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Expressing clinical reasoning and uncertainties during a Thai internal medicine ambulatory care rotation: does the SNAPPS technique generalize?
Med Teach. 2015 Apr; 37(4):379-84.MT

Abstract

BACKGROUND

SNAPPS is a learner-centered approach to case presentations that was shown, in American studies, to facilitate the expression of clinical reasoning and uncertainties in the outpatient setting.

AIM

To evaluate the SNAPPS technique in an Asian setting.

METHODS

We conducted a quasi-experimental trial comparing the SNAPPS technique to the usual-and-customary method of case presentations for fifth-year medical students in an ambulatory internal medicine clerkship rotation at Khon Kaen University, Thailand. We created four experimental groups to test main and maturation effects. We measured 12 outcomes at the end of the rotations: total, summary, and discussion presentation times, number of basic clinical findings, summary thoroughness, number of diagnoses in the differential, number of justified diagnoses, number of basic attributes supporting the differential, number of student-initiated questions or discussions about uncertainties, diagnosis, management, and reading selections.

RESULTS

SNAPPS users (90 case presentations), compared with the usual group (93 presentations), had more diagnoses in their differentials (1.81 vs. 1.42), more basic attributes to support the differential (2.39 vs. 1.22), more expression of uncertainties (6.67% vs. 1.08%), and more student-initiated reading selections (6.67% vs. 0%). Presentation times did not differ between groups (12 vs. 11.2 min). There were no maturation effects detected.

CONCLUSIONS

The use of the SNAPPS technique among Thai medical students during their internal medicine ambulatory care clerkship rotation did facilitate the expression of their clinical reasoning and uncertainties. More intense student-preceptor training is needed to better foster the expression of uncertainties.

Authors+Show Affiliations

Khon Kaen University , Thailand .No affiliation info availableNo affiliation info availableNo affiliation info available

Pub Type(s)

Clinical Trial
Journal Article
Research Support, Non-U.S. Gov't

Language

eng

PubMed ID

25156235

Citation

Sawanyawisuth, Kittisak, et al. "Expressing Clinical Reasoning and Uncertainties During a Thai Internal Medicine Ambulatory Care Rotation: Does the SNAPPS Technique Generalize?" Medical Teacher, vol. 37, no. 4, 2015, pp. 379-84.
Sawanyawisuth K, Schwartz A, Wolpaw T, et al. Expressing clinical reasoning and uncertainties during a Thai internal medicine ambulatory care rotation: does the SNAPPS technique generalize? Med Teach. 2015;37(4):379-84.
Sawanyawisuth, K., Schwartz, A., Wolpaw, T., & Bordage, G. (2015). Expressing clinical reasoning and uncertainties during a Thai internal medicine ambulatory care rotation: does the SNAPPS technique generalize? Medical Teacher, 37(4), 379-84. https://doi.org/10.3109/0142159X.2014.947942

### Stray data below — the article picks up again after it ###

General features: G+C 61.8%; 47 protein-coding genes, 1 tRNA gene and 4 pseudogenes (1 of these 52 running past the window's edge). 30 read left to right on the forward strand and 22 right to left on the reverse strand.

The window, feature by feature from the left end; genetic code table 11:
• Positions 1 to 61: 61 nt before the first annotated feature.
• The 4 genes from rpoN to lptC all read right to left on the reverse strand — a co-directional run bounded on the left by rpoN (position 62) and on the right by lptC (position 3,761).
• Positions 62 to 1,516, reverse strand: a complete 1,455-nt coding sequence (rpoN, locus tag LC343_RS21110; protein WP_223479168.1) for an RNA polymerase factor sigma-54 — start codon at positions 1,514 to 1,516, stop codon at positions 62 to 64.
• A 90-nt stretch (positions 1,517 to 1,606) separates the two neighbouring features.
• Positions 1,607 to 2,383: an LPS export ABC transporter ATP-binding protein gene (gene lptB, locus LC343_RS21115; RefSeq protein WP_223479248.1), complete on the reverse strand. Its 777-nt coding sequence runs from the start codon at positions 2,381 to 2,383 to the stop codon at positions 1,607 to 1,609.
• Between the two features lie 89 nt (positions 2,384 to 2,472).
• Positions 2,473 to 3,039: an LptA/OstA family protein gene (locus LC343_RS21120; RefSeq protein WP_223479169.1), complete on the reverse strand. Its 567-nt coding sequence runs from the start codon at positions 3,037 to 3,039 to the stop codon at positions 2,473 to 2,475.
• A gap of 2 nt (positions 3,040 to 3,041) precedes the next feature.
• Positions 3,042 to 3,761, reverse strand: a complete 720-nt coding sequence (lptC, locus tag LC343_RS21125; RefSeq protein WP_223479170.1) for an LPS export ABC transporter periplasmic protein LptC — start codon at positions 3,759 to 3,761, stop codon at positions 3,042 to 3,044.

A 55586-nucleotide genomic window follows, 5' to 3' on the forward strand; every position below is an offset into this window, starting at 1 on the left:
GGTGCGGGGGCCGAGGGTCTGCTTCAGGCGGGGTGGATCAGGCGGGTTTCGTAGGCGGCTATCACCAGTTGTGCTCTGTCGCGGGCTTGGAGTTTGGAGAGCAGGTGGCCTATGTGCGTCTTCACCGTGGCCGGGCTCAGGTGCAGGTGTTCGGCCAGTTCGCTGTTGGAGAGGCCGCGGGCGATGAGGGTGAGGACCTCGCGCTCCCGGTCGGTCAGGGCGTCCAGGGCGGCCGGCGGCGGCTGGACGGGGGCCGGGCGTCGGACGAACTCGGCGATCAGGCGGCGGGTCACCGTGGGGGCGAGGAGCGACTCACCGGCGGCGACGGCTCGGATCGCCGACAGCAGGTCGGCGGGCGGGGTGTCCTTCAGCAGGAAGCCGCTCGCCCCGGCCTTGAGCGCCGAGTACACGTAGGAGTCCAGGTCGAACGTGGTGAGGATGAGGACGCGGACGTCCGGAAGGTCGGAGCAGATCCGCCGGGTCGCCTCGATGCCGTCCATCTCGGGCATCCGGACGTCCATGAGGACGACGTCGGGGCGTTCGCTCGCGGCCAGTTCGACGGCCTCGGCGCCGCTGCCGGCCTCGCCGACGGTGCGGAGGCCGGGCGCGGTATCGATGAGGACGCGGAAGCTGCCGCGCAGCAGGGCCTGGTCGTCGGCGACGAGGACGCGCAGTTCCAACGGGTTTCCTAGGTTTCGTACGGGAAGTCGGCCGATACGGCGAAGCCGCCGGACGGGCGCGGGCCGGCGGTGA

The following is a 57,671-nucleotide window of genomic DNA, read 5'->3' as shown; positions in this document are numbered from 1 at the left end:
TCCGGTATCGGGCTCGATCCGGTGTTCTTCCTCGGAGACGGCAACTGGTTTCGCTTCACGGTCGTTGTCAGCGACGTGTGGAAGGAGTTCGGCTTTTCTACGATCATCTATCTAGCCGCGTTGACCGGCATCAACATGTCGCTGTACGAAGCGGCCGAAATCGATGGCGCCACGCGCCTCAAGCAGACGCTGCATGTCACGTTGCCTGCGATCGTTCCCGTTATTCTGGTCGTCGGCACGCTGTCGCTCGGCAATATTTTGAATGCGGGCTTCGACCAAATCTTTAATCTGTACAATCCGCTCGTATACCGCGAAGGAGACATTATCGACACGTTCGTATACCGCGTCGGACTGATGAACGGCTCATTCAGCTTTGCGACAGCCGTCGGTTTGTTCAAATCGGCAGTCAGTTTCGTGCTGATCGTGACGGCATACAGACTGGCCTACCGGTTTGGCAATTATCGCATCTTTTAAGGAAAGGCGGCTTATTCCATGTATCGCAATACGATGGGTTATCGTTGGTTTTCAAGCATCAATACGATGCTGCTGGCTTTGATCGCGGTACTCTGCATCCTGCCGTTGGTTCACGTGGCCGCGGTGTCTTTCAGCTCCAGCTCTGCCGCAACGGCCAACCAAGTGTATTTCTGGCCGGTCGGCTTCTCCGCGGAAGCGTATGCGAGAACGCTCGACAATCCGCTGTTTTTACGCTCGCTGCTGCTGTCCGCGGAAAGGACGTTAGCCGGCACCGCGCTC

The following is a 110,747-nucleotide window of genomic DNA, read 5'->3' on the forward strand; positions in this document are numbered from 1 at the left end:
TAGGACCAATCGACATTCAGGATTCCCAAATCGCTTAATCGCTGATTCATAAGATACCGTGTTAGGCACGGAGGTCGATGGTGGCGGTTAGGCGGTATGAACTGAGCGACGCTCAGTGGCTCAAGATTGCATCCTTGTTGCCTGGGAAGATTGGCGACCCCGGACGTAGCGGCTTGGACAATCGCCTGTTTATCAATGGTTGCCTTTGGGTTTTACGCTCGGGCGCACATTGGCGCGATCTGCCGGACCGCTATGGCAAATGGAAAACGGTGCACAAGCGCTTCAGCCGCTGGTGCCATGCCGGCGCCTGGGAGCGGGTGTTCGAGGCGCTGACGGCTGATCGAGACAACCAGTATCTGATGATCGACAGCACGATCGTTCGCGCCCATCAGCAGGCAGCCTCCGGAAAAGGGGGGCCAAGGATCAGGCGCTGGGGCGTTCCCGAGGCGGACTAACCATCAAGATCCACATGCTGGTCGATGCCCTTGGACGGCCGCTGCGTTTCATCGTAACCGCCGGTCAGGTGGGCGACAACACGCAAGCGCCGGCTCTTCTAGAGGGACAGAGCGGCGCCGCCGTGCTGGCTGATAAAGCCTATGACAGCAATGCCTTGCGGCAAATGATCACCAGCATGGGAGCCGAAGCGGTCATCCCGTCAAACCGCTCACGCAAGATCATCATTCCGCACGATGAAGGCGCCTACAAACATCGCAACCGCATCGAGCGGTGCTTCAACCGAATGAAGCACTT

Sawanyawisuth K, et al. Expressing Clinical Reasoning and Uncertainties During a Thai Internal Medicine Ambulatory Care Rotation: Does the SNAPPS Technique Generalize. Med Teach. 2015;37(4):379-84. PubMed PMID: 25156235.
* Article titles in AMA citation format should be in sentence-case
TY - JOUR T1 - Expressing clinical reasoning and uncertainties during a Thai internal medicine ambulatory care rotation: does the SNAPPS technique generalize? AU - Sawanyawisuth,Kittisak, AU - Schwartz,Alan, AU - Wolpaw,Terry, AU - Bordage,Georges, Y1 - 2014/08/26/ PY - 2014/8/27/entrez PY - 2014/8/27/pubmed PY - 2016/3/10/medline SP - 379 EP - 84 JF - Medical teacher JO - Med Teach VL - 37 IS - 4 N2 - BACKGROUND: SNAPPS is a learner-centered approach to case presentations that was shown, in American studies, to facilitate the expression of clinical reasoning and uncertainties in the outpatient setting. AIM: To evaluate the SNAPPS technique in an Asian setting. METHODS: We conducted a quasi-experimental trial comparing the SNAPPS technique to the usual-and-customary method of case presentations for fifth-year medical students in an ambulatory internal medicine clerkship rotation at Khon Kaen University, Thailand. We created four experimental groups to test main and maturation effects. We measured 12 outcomes at the end of the rotations: total, summary, and discussion presentation times, number of basic clinical findings, summary thoroughness, number of diagnoses in the differential, number of justified diagnoses, number of basic attributes supporting the differential, number of student-initiated questions or discussions about uncertainties, diagnosis, management, and reading selections. RESULTS: SNAPPS users (90 case presentations), compared with the usual group (93 presentations), had more diagnoses in their differentials (1.81 vs. 1.42), more basic attributes to support the differential (2.39 vs. 1.22), more expression of uncertainties (6.67% vs. 1.08%), and more student-initiated reading selections (6.67% vs. 0%). Presentation times did not differ between groups (12 vs. 11.2 min). There were no maturation effects detected. CONCLUSIONS: The use of the SNAPPS technique among Thai medical students during their internal medicine ambulatory care clerkship rotation did facilitate the expression of their clinical reasoning and uncertainties. More intense student-preceptor training is needed to better foster the expression of uncertainties. SN - 1466-187X UR - https://www.unboundmedicine.com/medline/citation/25156235/Expressing_clinical_reasoning_and_uncertainties_during_a_Thai_internal_medicine_ambulatory_care_rotation:_does_the_SNAPPS_technique_generalize L2 - https://www.tandfonline.com/doi/full/10.3109/0142159X.2014.947942 DB - PRIME DP - Unbound Medicine ER -